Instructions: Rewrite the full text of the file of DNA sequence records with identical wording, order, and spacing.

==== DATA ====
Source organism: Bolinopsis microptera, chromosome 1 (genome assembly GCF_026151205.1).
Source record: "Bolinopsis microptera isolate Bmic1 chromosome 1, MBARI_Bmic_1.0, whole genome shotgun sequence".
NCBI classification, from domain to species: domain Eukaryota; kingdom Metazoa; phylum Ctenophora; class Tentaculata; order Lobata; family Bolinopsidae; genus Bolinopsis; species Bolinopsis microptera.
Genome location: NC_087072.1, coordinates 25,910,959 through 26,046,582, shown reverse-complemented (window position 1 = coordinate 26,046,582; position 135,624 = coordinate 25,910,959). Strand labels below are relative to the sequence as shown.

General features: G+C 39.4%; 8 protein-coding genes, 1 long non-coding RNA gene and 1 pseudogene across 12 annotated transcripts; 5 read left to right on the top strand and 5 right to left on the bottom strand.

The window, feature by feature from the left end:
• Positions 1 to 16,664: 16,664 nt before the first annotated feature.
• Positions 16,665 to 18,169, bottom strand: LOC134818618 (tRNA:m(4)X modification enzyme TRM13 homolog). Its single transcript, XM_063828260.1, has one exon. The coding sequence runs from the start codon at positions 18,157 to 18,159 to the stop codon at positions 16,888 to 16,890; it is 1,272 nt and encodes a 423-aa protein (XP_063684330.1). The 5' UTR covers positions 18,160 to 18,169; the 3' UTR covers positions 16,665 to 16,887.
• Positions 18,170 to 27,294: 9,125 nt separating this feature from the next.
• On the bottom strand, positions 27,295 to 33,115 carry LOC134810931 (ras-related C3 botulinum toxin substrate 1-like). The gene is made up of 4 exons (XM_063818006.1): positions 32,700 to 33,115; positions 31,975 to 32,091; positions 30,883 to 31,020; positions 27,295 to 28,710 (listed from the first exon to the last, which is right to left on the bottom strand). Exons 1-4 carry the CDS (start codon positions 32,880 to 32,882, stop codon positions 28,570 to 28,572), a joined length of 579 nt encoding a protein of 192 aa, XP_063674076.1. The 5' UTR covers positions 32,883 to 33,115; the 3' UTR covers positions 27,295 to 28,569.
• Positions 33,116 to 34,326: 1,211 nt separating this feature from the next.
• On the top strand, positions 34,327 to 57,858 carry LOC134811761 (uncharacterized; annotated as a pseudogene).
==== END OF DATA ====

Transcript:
Source organism: Bolinopsis microptera, chromosome 1 (genome assembly GCF_026151205.1).
Source record: "Bolinopsis microptera isolate Bmic1 chromosome 1, MBARI_Bmic_1.0, whole genome shotgun sequence".
NCBI classification, from domain to species: domain Eukaryota; kingdom Metazoa; phylum Ctenophora; class Tentaculata; order Lobata; family Bolinopsidae; genus Bolinopsis; species Bolinopsis microptera.
Genome location: NC_087072.1, coordinates 25,910,959 through 26,046,582, shown reverse-complemented (window position 1 = coordinate 26,046,582; position 135,624 = coordinate 25,910,959). Strand labels below are relative to the sequence as shown.

General features: G+C 39.4%; 8 protein-coding genes, 1 long non-coding RNA gene and 1 pseudogene across 12 annotated transcripts; 5 read left to right on the top strand and 5 right to left on the bottom strand.

The window, feature by feature from the left end:
• Positions 1 to 16,664: 16,664 nt before the first annotated feature.
• Positions 16,665 to 18,169, bottom strand: LOC134818618 (tRNA:m(4)X modification enzyme TRM13 homolog). Its single transcript, XM_063828260.1, has one exon. The coding sequence runs from the start codon at positions 18,157 to 18,159 to the stop codon at positions 16,888 to 16,890; it is 1,272 nt and encodes a 423-aa protein (XP_063684330.1). The 5' UTR covers positions 18,160 to 18,169; the 3' UTR covers positions 16,665 to 16,887.
• Positions 18,170 to 27,294: 9,125 nt separating this feature from the next.
• On the bottom strand, positions 27,295 to 33,115 carry LOC134810931 (ras-related C3 botulinum toxin substrate 1-like). The gene is made up of 4 exons (XM_063818006.1): positions 32,700 to 33,115; positions 31,975 to 32,091; positions 30,883 to 31,020; positions 27,295 to 28,710 (listed from the first exon to the last, which is right to left on the bottom strand). Exons 1-4 carry the CDS (start codon positions 32,880 to 32,882, stop codon positions 28,570 to 28,572), a joined length of 579 nt encoding a protein of 192 aa, XP_063674076.1. The 5' UTR covers positions 32,883 to 33,115; the 3' UTR covers positions 27,295 to 28,569.
• Positions 33,116 to 34,326: 1,211 nt separating this feature from the next.
• On the top strand, positions 34,327 to 57,858 carry LOC134811761 (uncharacterized; annotated as a pseudogene).